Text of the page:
Doctor’s Checkup As I Imagine It
"You're on Earth, there's no cure for that"
|David Iscoe||Jan 25, 2019|| 1|
Health summary: no major problems, I just am prone to worry constantly, so forewarning that most of you will be like “pbbbttthhh come back when you got real problems” and this is just about the basic conditions of mortality, which everyone has to deal with but many people gotta deal with worse.
Early in January, starting a new insurance plan, I had a checkup with a new doctor. Or maybe an “annual physical,” which I thought was just a fancy term for the same thing. “I’m going in for a checkup,” I told the insurance people on the phone, and they said “we also recommend you go in for your annual physical.” One way or another, I got it done.
The next week, instead of just posting my results to “the portal,” they told me to come back for a follow-up. They couldn’t tell me over the phone what the issue was. This concerned me, because in movies and TV that always foreshadows very bad news. “Tell me how dying I am!” I wanted to demand, but instead I just laughed nervously and scheduled the time and said “okay, I’ll be there Wednesday and I am very nervous.” The person on the phone told me “eh,” if it was anything “too crazy” they would have called me in immediately.
What would be between normal and “too crazy? Something that was fatal but slow moving and therefore not an emergency? Something that was past the point of no return and therefore not an emergency? It turned out they had broken a container of my urine before they could test for the mildest STI on the list, and that some of my readings were in the “high normal” range and therefore I needed to exercise more, which luckily is easy for me to do because my exercise frequency is historically low.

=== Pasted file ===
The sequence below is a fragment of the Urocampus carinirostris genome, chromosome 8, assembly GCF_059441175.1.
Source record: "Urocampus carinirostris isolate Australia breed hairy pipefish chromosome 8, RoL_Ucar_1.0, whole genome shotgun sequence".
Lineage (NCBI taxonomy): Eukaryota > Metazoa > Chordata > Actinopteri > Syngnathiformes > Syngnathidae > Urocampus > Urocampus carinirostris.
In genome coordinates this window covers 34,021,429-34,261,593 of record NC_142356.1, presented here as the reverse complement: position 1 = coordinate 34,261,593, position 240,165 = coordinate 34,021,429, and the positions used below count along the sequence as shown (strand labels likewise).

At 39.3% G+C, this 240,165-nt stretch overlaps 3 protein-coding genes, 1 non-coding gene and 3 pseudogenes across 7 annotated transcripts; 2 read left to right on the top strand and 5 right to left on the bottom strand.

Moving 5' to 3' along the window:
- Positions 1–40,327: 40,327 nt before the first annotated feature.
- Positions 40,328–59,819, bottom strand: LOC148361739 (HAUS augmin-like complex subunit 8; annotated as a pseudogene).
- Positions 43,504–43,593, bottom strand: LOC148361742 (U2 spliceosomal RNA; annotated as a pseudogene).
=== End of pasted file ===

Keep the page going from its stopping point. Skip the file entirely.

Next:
Anyway, I dodged the bullet this time, but I am very uncomfortable with a doctor’s visit. The reason is because I am mortal, and I am afraid they will discover that, notice it, and scare me about it. Here’s what they think about me, in my mind…
Doctor’s Checkup As I Imagine It
HEAD: The head presented with a perceptible skull shape, presaging the patient’s inevitable death. Inside the head were several squishy parts that haven’t rotted yet. The following parts of the head might have invisible cancer that we didn’t test for: eyeballs, brain, mouth, skin, etc..
The inane babblings of the patient’s tongue, one of the grosser of the head parts, revealed that the mind inside it has begun to perceive that the body must die. This condition could be treated with immediate decapitation or with a “wait and see” approach over several decades until the mind forgets everything it knew. We recommend the latter because patient is stubborn and would refuse the former, and the paperwork would be a hassle.
NECK: The neck was a little thick. We forgot to mention there might be sleep apnea inside it. Someday we will check for the sleep apnea and hook the patient up to a Darth Vader mask and nobody will sleep with it again.